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An average household wastes 900 litres of water every day, which means more than 300,000 litres of water is wasted annually by one household. Chores account for most of this wasted water for a family of four, and 20,000 litres of which is wasted in doing the laundry and loading washing machines. As our world’s freshwater reserves continue to decrease every day, one way to help conserve precious, clean drinking water is by tapping into a renewable resource readily available to us—rainwater.

Collected as is with no further purification, rainwater may be unsafe to drink. Physical debris such as sand and microorganisms are the main threats to rainwater’s safety. Used as a greywater source, however, rainwater could save households thousands of dollars in water costs and thousands of litres of treated municipal water that would otherwise be fit for drinking. Households could benefit from using rainwater for their chores, none more so than doing the laundry. In this post, let’s take a look at how using rainwater helps you in doing your chores, especially the laundry.

How can rainwater help in doing the laundry?

Water from drilled wells are well-known for its high mineral content, containing calcium and magnesium, among other minerals. Though this doesn’t affect the potability of hard water (possibly even safe to drink), this does make washing clothes with soaps especially difficult. The calcium and magnesium ions in hard water react with the soap and create whitish or greyish scum. This insoluble scum minimises the lathering action in soaps and forms deposits in clothes that would leave them to appear grey in colour, which, in turn, requires more soap to wash the clothes.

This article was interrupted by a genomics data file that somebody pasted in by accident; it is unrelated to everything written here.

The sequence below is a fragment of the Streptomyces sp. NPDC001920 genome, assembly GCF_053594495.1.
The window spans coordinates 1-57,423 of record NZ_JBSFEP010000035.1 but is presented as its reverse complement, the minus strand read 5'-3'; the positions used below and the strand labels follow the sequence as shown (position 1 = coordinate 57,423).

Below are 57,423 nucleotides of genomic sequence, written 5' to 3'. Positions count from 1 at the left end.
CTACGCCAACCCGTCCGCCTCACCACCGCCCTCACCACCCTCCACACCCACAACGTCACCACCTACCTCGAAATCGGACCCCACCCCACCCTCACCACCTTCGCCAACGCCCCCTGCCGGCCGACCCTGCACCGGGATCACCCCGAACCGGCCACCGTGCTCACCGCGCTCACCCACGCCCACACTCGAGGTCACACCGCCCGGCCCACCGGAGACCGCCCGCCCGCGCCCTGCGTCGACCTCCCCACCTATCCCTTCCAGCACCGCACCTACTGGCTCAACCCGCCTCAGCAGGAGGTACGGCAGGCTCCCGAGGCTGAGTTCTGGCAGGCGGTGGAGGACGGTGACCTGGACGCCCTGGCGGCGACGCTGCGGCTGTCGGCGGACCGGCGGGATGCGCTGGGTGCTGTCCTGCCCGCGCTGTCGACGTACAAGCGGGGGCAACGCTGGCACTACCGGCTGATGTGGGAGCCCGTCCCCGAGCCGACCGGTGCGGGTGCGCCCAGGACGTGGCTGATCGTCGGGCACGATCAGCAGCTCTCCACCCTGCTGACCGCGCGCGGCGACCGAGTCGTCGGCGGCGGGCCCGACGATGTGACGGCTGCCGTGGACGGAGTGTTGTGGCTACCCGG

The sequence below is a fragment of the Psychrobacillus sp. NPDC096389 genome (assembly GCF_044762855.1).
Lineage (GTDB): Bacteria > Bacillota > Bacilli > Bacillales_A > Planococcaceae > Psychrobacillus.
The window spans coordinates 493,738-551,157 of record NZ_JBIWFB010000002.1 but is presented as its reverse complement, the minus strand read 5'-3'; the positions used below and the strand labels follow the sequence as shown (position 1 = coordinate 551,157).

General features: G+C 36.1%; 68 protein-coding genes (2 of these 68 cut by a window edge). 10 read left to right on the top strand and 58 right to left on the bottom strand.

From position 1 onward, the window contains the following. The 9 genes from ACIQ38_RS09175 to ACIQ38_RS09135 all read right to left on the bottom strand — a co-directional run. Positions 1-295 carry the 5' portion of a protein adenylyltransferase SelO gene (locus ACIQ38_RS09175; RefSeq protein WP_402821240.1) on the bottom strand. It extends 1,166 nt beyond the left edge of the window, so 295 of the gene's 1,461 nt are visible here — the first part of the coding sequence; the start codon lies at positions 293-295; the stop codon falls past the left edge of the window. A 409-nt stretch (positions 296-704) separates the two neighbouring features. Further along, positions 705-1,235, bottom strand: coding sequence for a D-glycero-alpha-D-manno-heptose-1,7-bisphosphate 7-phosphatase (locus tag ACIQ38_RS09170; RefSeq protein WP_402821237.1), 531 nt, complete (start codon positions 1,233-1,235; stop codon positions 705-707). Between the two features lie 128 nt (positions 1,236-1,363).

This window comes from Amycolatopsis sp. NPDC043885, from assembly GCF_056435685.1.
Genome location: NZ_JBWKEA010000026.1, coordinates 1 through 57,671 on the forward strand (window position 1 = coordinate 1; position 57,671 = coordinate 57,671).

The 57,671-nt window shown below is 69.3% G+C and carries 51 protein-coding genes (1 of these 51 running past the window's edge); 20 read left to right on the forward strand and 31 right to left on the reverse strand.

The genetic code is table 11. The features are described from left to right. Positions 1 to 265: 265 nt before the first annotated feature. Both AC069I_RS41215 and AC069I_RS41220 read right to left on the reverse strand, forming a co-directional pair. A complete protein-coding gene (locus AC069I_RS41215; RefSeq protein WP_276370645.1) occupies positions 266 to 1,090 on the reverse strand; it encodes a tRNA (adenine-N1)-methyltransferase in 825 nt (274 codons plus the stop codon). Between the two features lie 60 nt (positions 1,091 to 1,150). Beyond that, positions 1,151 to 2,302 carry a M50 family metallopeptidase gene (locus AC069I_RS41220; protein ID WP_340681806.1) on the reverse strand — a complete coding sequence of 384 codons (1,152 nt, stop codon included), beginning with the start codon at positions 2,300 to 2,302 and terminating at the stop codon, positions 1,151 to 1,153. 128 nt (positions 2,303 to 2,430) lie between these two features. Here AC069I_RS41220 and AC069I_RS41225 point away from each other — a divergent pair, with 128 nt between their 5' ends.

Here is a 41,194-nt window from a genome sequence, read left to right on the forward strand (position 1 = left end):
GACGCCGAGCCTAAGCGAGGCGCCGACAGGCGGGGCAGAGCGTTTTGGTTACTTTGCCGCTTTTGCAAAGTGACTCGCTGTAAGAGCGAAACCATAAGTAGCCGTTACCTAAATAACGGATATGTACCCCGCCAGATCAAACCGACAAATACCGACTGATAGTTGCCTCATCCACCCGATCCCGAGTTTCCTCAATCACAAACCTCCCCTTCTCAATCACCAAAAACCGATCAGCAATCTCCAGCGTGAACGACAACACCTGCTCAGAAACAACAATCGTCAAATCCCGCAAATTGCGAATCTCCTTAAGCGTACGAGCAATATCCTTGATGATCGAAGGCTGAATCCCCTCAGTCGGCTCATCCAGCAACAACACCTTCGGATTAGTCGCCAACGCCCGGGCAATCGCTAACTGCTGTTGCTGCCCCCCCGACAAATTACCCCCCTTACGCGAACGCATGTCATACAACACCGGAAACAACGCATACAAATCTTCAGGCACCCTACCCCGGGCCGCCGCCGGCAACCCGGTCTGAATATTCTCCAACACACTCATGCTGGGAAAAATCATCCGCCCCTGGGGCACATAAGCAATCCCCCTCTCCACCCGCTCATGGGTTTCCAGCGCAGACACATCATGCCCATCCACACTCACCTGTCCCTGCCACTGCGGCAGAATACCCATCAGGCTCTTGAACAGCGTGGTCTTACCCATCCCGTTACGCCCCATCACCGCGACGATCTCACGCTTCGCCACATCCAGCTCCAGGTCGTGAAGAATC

With rainwater, the opposite happens. Did you know that rainwater is naturally soft water? In fact, rainwater fluctuates between 5.6 and below in the pH scale, which makes it acidic. As rainwater has very few calcium or magnesium ions, which contribute to its softness, the compounds in soaps cannot react to the reduced or absent calcium or magnesium ions in soft water, combining to become an effective and efficient cleaner of clothes.

However, the pH level of rainwater is still heavily dependent on a region’s environment. In urban settings where the presence of greenhouses gases is high, the collected rainwater may be lower than 5.6. In coastal areas, the rainwater main contains trace amounts of sodium chloride (salt). This means with rainwater, you will have to check the materials with which your piping and rainwater storage tank are made. Make sure to build your rainwater harvesting system with materials that will not corrode over time due to the acidity of rainwater in your area.

Choosing the right rainwater tank for your needs

Slimline rainwater tanks and under deck tanks are popular in smaller homes as they can be attached to the side of the home or installed under the deck or in the basement and immediately beneath the conveyance system—i.e., the roof gutters and the piping connected to your rainwater tank. From the tank itself, you could attach a bulkhead fitting, manifold and a hose for your outdoor household chores. For properties with more surface area, plastic tanks or stainless steel tanks are ideal. These tanks could hold as little as 300 litres and as much as 30,000 litres of rainwater, depending on your area and your housing.

Most homesteads and larger properties may opt for concrete tanks when they may need a huge volume of water to retain everyday operability or independence from municipal water. Keep in mind, however, the minerals that make up concrete may, in turn, affect the hardness of rainwater, even to the point of eventually changing it into hard water.

Household chores consume the most water in most households, but some may not be aware of this fact. With rainwater tanks, you can store rainwater so you have your own water supply that you could use around your house and get past droughts and water interruptions.